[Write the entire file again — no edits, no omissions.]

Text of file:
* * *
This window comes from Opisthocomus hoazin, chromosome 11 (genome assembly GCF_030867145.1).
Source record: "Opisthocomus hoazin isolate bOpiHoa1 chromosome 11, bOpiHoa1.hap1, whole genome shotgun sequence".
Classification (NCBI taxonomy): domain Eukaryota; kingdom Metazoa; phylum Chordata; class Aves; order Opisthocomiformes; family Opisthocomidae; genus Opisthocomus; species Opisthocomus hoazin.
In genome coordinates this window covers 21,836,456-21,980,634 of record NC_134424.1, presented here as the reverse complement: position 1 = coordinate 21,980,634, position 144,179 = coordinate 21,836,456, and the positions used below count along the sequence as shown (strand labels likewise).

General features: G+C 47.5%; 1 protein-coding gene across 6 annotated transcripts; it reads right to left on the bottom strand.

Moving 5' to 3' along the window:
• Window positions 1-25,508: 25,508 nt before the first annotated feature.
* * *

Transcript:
This window comes from Opisthocomus hoazin, chromosome 11 (genome assembly GCF_030867145.1).
Source record: "Opisthocomus hoazin isolate bOpiHoa1 chromosome 11, bOpiHoa1.hap1, whole genome shotgun sequence".
Classification (NCBI taxonomy): domain Eukaryota; kingdom Metazoa; phylum Chordata; class Aves; order Opisthocomiformes; family Opisthocomidae; genus Opisthocomus; species Opisthocomus hoazin.
In genome coordinates this window covers 21,836,456-21,980,634 of record NC_134424.1, presented here as the reverse complement: position 1 = coordinate 21,980,634, position 144,179 = coordinate 21,836,456, and the positions used below count along the sequence as shown (strand labels likewise).

General features: G+C 47.5%; 1 protein-coding gene across 6 annotated transcripts; it reads right to left on the bottom strand.

Moving 5' to 3' along the window:
• Window positions 1-25,508: 25,508 nt before the first annotated feature.